Folic acid, also known as folate, is a water soluble B vitamin that’s become well known for its importance during pregnancy, specifically for the prevention of neural tube defects in babies. It’s also been shown to reduce the risk of colon and cervical cancer as well as heart disease. However, new concern over excessive folic acid serve as a reminder that you can have too much of a good thing.
What is Folic Acid?
Folic acid is an enzyme that’s important for the synthesis of DNA and RNA as well as the metabolism of amino acids. Most folic acid is stored in the liver and the remainder is stored in the blood and tissues of the body. Men and women older than 19 require 400 mcg daily and that number increases to 600 mcg for pregnant women and 500 mcg for lactating women.
How Do I Get Enough Folic Acid?
Folic acid can be found in a wide variety of foods including:
- Black eyed peas
- Fortified breakfast cereals
- Fortified rice
- Brussels sprouts
- Romaine lettuce
- Mustard greens
- Green peas
- Kidney beans
- Wheat germ
- Orange juice
- Baker’s yeast
However, many people supplement folic acid, including women who are pregnant or trying to get pregnant. In all, about 35 percent of adults and 28 percent of children use supplements that contain folic acid. While most of the population does get sufficient amounts of folic acid, certain population groups are at an increased risk of becoming deficient. Even when supplementation is included, 19 percent of female teenagers and 17 percent of women ages 19 to 30 are deficient.
Folic acid has a lot of important roles in the body. A study published in the American Journal of Clinical Nutrition found that folate status was linked to the risk of developing colorectal, lung, pancreatic, esophageal, stomach, cervical, ovarian, breast, and other types of cancer. Another study, published in the American Journal of Geriatric Psychiatry, found that low levels of folic acid were associated with lower cognitive function and a higher risk of dementia. Other research has linked consumption of folic acid with a reduced risk of heart attack and stroke, depression and Alzheimer’s.
Are You Getting Too Much Folic Acid?
But while the benefits of folic acid are many, and protecting against deficiency is important for optimal health, research published in Nutrition Review shows that some people are getting too much folic acid which can also come with its share of problems. This is mostly a result of over supplementation.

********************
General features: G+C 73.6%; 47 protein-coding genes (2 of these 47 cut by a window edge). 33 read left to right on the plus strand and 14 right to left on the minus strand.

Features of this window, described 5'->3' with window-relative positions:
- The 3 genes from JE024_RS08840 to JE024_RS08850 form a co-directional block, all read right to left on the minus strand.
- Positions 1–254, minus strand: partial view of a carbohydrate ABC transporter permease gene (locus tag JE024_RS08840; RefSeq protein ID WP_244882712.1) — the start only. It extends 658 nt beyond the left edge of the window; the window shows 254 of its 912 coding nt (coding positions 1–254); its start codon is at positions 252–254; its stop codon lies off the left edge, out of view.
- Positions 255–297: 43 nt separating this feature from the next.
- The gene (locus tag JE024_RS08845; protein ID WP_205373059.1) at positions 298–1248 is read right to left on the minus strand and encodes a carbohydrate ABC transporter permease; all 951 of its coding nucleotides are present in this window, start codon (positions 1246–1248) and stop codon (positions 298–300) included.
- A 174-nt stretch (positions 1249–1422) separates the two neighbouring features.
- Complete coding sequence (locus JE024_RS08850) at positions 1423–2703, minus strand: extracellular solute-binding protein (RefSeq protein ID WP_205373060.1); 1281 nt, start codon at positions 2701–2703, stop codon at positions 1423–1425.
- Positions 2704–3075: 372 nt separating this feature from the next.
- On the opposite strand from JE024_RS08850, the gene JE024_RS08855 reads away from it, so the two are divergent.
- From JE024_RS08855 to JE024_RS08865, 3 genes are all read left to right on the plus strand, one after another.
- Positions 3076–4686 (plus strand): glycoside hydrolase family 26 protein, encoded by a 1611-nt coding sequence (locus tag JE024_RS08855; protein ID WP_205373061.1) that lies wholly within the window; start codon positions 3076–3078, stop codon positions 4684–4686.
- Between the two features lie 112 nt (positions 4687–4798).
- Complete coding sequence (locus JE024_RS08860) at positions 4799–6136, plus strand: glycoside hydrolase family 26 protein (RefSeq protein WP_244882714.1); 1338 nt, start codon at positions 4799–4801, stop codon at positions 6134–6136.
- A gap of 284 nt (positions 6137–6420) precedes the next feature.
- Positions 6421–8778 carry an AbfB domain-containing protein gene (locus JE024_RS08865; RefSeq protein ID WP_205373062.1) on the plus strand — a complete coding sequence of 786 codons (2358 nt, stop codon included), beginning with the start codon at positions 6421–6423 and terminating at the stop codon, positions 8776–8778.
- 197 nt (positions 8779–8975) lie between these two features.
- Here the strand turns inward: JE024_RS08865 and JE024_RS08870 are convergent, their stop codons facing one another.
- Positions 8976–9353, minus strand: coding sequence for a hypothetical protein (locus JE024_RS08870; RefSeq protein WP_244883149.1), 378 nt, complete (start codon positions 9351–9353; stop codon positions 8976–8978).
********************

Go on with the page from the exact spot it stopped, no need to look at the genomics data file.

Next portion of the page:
Specifically, too much folic acid can mask serious B12 deficiencies, also known as megaloblastic anemia, which can be serious. The neurological implications of a B12 deficiency can be permanent if not dealt with early on. Some research has even shown that too much folic acid may exacerbate the anemia that’s linked to B12 deficiency.
A B12 deficiency is a big deal because the energy vitamin, as it’s known, helps make DNA, nerve and blood cells, as well as being crucial for a healthy brain and immune system. It’s found in animal products like meat, eggs, dairy, and shellfish. Since it comes from animal products, vegans and vegetarians are the most likely to be deficient. Heavy drinking can also impair the body’s ability to absorb the nutrient.
Symptoms of a deficiency include:
- Brain fog
- Memory loss
- Difficulty thinking and concentrating
- A red blood cell deficiency called pernicious anemia
Researchers aren’t sure whether it’s folic acid that’s making some B12 deficiencies worse or it’s that those with anemia already have extreme difficulty absorbing the nutrient. Based on these concerns the Food and Nutritional Board (FNB) at the National Academy of Sciences have established upper limit intakes for the synthetic form of folic acid. For those 19 years of age and older, that number is 1,000 mcg and it’s the same number for pregnant and lactating women. Additionally, breast milk, formula, and food should be the only sources of folic acid for infants.
A Word of Caution on Folic Acid Deficiency
If you’re pregnant or lactating, it’s particularly important that you get enough folic acid because a deficiency, as mentioned above, is directly linked to serious neural tube defects in your baby. You should start taking a prenatal vitamin at least three months before trying to get pregnant and then throughout pregnancy and breastfeeding.
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